The situation for refugees around the world is nothing less than a crisis. According to the United Nations High Commission on Refugees, one in every 122 people in the world today is forcibly displaced from their home, seeking refuge either within their national borders or beyond. You have seen the news coming out of places such as Syria, Iraq, Burundi, and Guatemala. Violent political actions all over the world have created waves of refugees and displaced people, unable to return home for fear of their lives. Some have made their way to Iowa.

Natural disasters have disrupted communities as well, displacing people from their homes and livelihoods and exposing the human injustice that is the new normal in many places. Life in a refugee camp or as a refugee in an urban setting is a kind of “permanent temporariness” that defies the wholeness of individuals and communities.

One story: In the Nyarugusu Refugee Camp in Northwestern Tanzania, Martin, a five year old boy in a dusty green T-shirt, takes the hand of Davide Prata to lead him to his home. Davide is a Church World Service worker who is in the camp to help improve it.

Every day Martin goes to a makeshift school made of plastic sheeting and poles, similar to the mass shelter where he and his family live. The refugee camp was designed to host 50,000 people, but the camp is now three times over capacity. There is limited movement, few opportunities for work, and little access to water in some parts. The United Church of Christ, through Church World Service and other partner agencies is working to build new latrines, provide storage capacity for clean water, and bring others services to make the camp safe.

Martin needs us to take his hand as well and walk with him on the journey to improve the refugee camp where he lives, providing more hope, and alleviating despair.

The need has never been greater.

And what do we hear from the news reports in this election year? Calls to build a wall. Promises to deport thousands. Or maybe even worse—silence.

And there has been too much silence from this church, this pulpit as well.

This again is my concern: the need has never been greater.

And so here is my challenge: Give.

One Great Hour of Sharing began as a challenge. In 1946 members of the Episcopal Church were challenged to raise “one million dollars in one hour” for relief efforts—at a time when a million dollars was a lot of money! Since 1949 this offering has united Christians of many denominations, including the UCC, in a common cause.

Give generously to the One Great Hour of Sharing offering that we will receive during worship next Sunday.

If you have already decided how much you are going to give, double that amount.

If you haven’t yet decided, surprise yourself—shock yourself, even—with how generous you can be. When you write that check you should be asking, “What am I thinking, giving this much?”

Parents, help your children to give using those banks that we handed out. It’s hard to talk with children about other children who are suffering, but many of your children are aware of this already. Gently help them to see how they can help others.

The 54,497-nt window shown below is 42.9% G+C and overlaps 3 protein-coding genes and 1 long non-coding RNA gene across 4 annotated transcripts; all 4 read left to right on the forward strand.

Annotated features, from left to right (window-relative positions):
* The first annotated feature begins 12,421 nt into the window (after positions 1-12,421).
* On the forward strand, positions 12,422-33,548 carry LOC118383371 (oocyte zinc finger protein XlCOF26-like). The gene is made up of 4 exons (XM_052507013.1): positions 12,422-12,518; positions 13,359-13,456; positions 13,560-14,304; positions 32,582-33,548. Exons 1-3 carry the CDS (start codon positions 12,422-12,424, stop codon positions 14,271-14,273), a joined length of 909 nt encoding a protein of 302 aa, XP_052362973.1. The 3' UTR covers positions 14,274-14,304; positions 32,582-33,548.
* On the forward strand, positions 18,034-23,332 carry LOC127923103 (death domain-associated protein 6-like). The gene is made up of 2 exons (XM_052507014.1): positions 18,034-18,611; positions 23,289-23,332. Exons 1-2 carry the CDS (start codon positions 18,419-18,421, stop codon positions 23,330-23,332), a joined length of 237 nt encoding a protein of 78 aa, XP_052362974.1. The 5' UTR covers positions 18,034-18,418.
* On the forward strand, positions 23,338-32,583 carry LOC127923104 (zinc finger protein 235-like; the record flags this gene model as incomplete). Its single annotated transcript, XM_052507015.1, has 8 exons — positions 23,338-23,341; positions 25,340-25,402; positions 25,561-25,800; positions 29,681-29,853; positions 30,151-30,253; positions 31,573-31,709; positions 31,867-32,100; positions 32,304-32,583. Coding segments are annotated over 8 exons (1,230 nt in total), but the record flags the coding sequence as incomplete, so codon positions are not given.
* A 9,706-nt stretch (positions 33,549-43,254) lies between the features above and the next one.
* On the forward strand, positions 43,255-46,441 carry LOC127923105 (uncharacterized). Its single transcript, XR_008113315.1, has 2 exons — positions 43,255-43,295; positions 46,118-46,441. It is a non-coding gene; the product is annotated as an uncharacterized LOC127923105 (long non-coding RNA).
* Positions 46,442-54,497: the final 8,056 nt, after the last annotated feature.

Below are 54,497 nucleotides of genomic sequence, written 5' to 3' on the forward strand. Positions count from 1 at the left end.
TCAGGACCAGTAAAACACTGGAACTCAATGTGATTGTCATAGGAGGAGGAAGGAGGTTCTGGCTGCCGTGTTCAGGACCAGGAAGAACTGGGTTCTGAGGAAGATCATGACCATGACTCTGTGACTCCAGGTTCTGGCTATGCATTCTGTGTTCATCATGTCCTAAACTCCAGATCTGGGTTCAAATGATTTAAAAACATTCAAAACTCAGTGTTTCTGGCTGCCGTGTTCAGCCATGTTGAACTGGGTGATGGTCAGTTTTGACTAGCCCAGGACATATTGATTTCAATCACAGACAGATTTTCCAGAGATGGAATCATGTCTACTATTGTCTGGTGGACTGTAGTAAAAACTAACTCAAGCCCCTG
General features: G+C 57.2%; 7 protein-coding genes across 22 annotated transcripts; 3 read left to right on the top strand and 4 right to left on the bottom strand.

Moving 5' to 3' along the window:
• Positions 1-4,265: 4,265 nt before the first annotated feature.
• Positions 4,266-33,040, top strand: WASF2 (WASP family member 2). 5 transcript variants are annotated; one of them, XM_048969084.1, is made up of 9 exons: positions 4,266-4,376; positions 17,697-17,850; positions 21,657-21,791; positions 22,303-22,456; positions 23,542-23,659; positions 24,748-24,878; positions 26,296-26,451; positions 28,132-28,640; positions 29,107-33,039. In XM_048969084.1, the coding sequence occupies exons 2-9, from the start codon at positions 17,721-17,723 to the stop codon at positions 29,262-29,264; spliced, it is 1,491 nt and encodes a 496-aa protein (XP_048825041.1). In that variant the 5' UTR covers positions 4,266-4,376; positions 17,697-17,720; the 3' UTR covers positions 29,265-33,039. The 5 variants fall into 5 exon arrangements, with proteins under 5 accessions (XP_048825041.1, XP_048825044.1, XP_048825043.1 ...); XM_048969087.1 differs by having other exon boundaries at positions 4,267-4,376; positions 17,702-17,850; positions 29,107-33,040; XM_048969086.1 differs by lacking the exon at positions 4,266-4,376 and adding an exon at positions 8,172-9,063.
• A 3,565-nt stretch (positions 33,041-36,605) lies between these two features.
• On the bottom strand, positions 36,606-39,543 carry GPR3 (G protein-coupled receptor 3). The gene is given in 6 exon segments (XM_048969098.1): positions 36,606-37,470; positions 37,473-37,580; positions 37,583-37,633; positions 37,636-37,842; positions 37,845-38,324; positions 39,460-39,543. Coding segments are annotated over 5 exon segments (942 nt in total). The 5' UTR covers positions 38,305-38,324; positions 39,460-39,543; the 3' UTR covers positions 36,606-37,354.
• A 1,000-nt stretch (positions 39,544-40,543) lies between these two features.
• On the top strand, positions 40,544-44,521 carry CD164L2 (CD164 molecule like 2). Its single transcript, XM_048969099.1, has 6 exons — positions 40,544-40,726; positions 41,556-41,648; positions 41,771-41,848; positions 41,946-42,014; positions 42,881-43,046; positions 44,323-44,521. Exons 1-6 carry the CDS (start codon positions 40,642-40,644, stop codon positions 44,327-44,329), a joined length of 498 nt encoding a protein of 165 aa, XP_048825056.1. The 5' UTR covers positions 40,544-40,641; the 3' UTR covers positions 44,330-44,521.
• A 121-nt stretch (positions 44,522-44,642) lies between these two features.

I’m not asking you to give so that we will continue to be on that Top 100 list. We might be. We might not. But either way, refugees will have water to drink because of your giving.

I’m not asking you to give so that you will burst our fundraising thermometer. We don’t even have one. But people who lost their homes in natural disasters will find shelter because of your giving.

I’m not asking you to give because we will get a nice certificate to put up on the bulletin board in Rockwood Hall. I don’t know if anyone even sees such items. But around the world women and men, boys and girls will get the health care they need and would otherwise miss because of your giving.

I’m asking you to give because Jesus calls those who would follow him to love God and love our neighbors. Paul is clear in this morning’s scripture lesson that those two great commandments of love are inseparable. Giving to meet human need, Paul tells us, is a ministry, a form of religious service open to all people.

I’m asking you to give because it is as true today as it was when Paul wrote to the early church in Corinth that you glorify God by the generosity of your sharing. By letting your light shine, a little of the darkness is scattered and in that light people might find new life.

I’m asking you to give because you are stewards of all that you have received from God. You know that. Take some time this coming week to remember all the doors that have been opened for you, all the help that you have received to get to where you are today. Great need now meets your great abundance. How do you want to respond?

I’m asking you to give. That’s my challenge. You can do that.

So those are my three points—a complaint, a concern, and a challenge. A good sermon all round.

Actually, the classic description of a sermon is that it is not just three points, but three points and a poem. So let me make this complete with part of a poem by Warsan Shire. She is a Somali poet, born in Kenya, who lives in London. The poem is called “Home.”  [The full poem can be found on the internet.]

The challenges of our time are great.

We are called to be the church of Jesus Christ, using all our heart and mind and strength.

You glorify God by the generosity of your sharing.